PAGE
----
The first song I learned on the ukelele was “Three Little Birds” by Bob Marley.  Such a brilliant and simple tune whose message is–“Don’t worry about a thing, ’cause every little thing…gonna be alright.” I was singing it in the bath tub this morning.

Things ARE alright in my life.  I feel happy and grateful most of the time but I have been noticing how easily I am swayed by the winds.  When I experience any kind of stress or discomfort, whether it be hay fever or relationship issues or challenges in my work, I find myself getting caught up in it and thinking that things will never change or that I will never be able to handle it all.  My mind makes it into something horrible and unmanageable.  I just want it to go away and so I can feel good again; so life can be smooth and easy again.   And when things are smooth and easy, there’s that tiny voice in the back of my head saying–Ah, be careful, be on guard.  You never know what’s coming…

In some moments of clarity, I am able to gain a bit of distance from the situation and realize that the stories that my mind tells me are not true.  They are just thoughts.

Our primitive mind is actually trying to protect us.  It wants us to believe that things are stable and consistent, predictable and permanent so that we feel secure.  It wants to try and solve problems and fix whatever seems wrong so we can feel in control.  It wants us to judge events and other people as good or bad, friend or foe so we can feel safe.  These ways of thinking are all to help us survive but as you can see, when these thoughts become pervasive, rather than feeling safe, secure and in control, we can end up feeling a steady sense that there is something wrong…and we may have a big fear of change.

Even when things seem to be going well, we can still have the sneaking suspicion that bad things could happen, that danger could be lurking around the next corner, that our very body may be at risk or that someone close to us could hurt us (even if this hurt is emotional and not physical).  This kind of thinking would be great if we were out hunting bears or protecting our territory and resources from other tribes!!  But of course for those of us who live in peaceful, developed countries, the real dangers we face are few.  The majority of our fears are psychological.

We need to recognize that these thoughts in our brain are really just thoughts.  As Tara Brach would say, our feelings may be real, but our beliefs are not necessarily true.  For example, a person who is afraid of public speaking may experience intense anxiety when they get up to make a presentation in front of many people.  This emotion is REAL.  However, they may also have a tape playing in their head shouting–“Oh, my God.  What if I make a mistake?  I’m sure I’m going to screw up and make a fool of myself.  What if they laugh at me?  They’re going to think I’m stupid.  This isn’t safe.  I need to get out of here!”  These thoughts are not TRUE.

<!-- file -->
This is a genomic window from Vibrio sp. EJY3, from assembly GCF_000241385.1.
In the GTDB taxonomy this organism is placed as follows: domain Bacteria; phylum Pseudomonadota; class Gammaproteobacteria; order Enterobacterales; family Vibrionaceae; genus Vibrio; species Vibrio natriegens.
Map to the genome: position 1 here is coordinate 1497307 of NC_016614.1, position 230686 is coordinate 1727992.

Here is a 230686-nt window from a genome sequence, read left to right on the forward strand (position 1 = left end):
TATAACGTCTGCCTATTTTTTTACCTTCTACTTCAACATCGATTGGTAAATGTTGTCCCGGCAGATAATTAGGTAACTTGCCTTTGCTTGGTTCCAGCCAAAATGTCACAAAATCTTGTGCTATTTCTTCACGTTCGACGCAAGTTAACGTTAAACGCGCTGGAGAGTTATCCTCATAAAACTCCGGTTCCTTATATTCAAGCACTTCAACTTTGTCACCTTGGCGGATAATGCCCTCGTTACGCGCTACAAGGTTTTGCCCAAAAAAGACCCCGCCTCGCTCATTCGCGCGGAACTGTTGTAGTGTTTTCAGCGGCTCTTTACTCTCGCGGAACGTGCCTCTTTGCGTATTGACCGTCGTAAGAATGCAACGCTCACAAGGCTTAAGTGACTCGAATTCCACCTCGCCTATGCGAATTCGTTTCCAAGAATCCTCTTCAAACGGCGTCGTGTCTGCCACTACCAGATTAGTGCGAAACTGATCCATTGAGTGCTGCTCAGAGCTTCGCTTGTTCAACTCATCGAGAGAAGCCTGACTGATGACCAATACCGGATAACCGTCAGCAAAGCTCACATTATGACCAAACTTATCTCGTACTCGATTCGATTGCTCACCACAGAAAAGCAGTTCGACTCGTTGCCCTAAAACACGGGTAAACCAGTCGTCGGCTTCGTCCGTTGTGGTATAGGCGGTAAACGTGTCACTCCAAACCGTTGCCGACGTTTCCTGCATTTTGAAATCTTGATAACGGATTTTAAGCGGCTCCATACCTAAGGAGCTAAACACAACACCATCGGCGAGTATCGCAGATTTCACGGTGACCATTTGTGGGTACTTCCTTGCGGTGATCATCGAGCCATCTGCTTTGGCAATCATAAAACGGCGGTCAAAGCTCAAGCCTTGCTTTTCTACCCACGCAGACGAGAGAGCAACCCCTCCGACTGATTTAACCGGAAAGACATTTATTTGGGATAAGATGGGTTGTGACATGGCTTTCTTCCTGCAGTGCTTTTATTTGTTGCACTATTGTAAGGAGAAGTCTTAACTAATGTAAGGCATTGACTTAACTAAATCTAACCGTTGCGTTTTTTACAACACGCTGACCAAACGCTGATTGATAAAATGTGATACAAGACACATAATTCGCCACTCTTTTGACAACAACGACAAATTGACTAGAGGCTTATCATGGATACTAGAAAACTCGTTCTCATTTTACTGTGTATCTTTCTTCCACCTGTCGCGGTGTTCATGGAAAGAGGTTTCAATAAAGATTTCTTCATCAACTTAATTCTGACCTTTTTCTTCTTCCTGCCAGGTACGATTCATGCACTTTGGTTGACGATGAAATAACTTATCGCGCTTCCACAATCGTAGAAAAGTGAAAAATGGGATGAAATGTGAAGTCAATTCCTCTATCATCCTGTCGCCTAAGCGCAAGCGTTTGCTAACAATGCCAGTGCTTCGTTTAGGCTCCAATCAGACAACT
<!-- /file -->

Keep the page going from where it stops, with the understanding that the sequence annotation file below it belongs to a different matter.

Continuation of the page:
What is true is that all life is impermanent.  Things are ALWAYS changing.  I think the more I can allow that idea to soak in, the more I am going to be able to live with peace and ease.  Because our brain are wired to see negativity, it takes effort to focus on the positive.

If we start to believe that the universe is a friendly place and that everything is working for our highest good we can begin to live with less fear.  We can see events and people as teachers all helping us to evolve.  We can see the bigger picture of our lives and see how everything is connected.  Then we can welcome change, knowing that it is all the natural process of life.  Everything comes and goes.  Just like the weather, we will have rainy days and sunny days.  Our thoughts and emotions pass as clouds in the sky.

When we consciously intend to see the positive and the good, we can release our struggle.  Instead of worrying, come back to the moment and see that everything is okay as it is right now.  Instead of trying to control everything, let go and allow things to unfold naturally.  Instead of complaining, think of all there is to be grateful for.  Instead of judging, realize that the other person is really just like you.  Instead of holding onto resentment, forgive the other person and realize they are doing their best.  Instead of getting into a power struggle with someone, realize that you don’t have to make the other person wrong in order to feel better about yourself.

Consciously choosing our thoughts takes effort.  A LOT of effort.  But if we do not make this effort, our primitive brain can easily take over and fill our heads with negativity and fear.  Our negativity will come up over and over again and we just have to keep remembering who we really are and what really matters.   We have to keep reminding ourselves that this is just a ride.  Life is a ride, a journey, an ever-changing adventure.

So don’t worry, about a thing, ’cause every little thing is gonna be alright!





One thought on “IMPERMANENCE

  1. Lisa says:

    Beautifully written Donna. I can relate. Love that song too 🙂

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